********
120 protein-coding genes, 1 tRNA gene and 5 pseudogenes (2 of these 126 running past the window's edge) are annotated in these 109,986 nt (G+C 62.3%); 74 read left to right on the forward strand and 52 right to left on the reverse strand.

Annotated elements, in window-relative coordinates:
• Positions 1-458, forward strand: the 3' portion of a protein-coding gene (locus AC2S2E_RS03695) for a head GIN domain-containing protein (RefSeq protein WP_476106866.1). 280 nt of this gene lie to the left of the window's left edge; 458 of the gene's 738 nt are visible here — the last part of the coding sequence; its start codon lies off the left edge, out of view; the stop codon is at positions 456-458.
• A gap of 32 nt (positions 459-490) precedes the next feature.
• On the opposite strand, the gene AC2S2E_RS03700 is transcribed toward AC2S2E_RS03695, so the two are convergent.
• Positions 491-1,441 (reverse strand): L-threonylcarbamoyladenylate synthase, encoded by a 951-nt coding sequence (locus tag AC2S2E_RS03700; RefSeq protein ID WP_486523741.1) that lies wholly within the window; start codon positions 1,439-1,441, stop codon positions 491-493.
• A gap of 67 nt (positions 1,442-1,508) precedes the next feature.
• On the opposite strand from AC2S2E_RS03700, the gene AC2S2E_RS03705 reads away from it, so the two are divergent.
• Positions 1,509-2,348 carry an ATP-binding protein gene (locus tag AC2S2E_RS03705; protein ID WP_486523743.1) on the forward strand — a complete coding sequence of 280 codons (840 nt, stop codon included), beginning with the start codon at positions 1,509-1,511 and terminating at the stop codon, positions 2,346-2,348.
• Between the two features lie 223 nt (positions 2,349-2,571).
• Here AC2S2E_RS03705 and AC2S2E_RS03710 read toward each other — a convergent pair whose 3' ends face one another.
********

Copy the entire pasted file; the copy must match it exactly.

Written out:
120 protein-coding genes, 1 tRNA gene and 5 pseudogenes (2 of these 126 running past the window's edge) are annotated in these 109,986 nt (G+C 62.3%); 74 read left to right on the forward strand and 52 right to left on the reverse strand.

Annotated elements, in window-relative coordinates:
• Positions 1-458, forward strand: the 3' portion of a protein-coding gene (locus AC2S2E_RS03695) for a head GIN domain-containing protein (RefSeq protein WP_476106866.1). 280 nt of this gene lie to the left of the window's left edge; 458 of the gene's 738 nt are visible here — the last part of the coding sequence; its start codon lies off the left edge, out of view; the stop codon is at positions 456-458.
• A gap of 32 nt (positions 459-490) precedes the next feature.
• On the opposite strand, the gene AC2S2E_RS03700 is transcribed toward AC2S2E_RS03695, so the two are convergent.
• Positions 491-1,441 (reverse strand): L-threonylcarbamoyladenylate synthase, encoded by a 951-nt coding sequence (locus tag AC2S2E_RS03700; RefSeq protein ID WP_486523741.1) that lies wholly within the window; start codon positions 1,439-1,441, stop codon positions 491-493.
• A gap of 67 nt (positions 1,442-1,508) precedes the next feature.
• On the opposite strand from AC2S2E_RS03700, the gene AC2S2E_RS03705 reads away from it, so the two are divergent.
• Positions 1,509-2,348 carry an ATP-binding protein gene (locus tag AC2S2E_RS03705; protein ID WP_486523743.1) on the forward strand — a complete coding sequence of 280 codons (840 nt, stop codon included), beginning with the start codon at positions 1,509-1,511 and terminating at the stop codon, positions 2,346-2,348.
• Between the two features lie 223 nt (positions 2,349-2,571).
• Here AC2S2E_RS03705 and AC2S2E_RS03710 read toward each other — a convergent pair whose 3' ends face one another.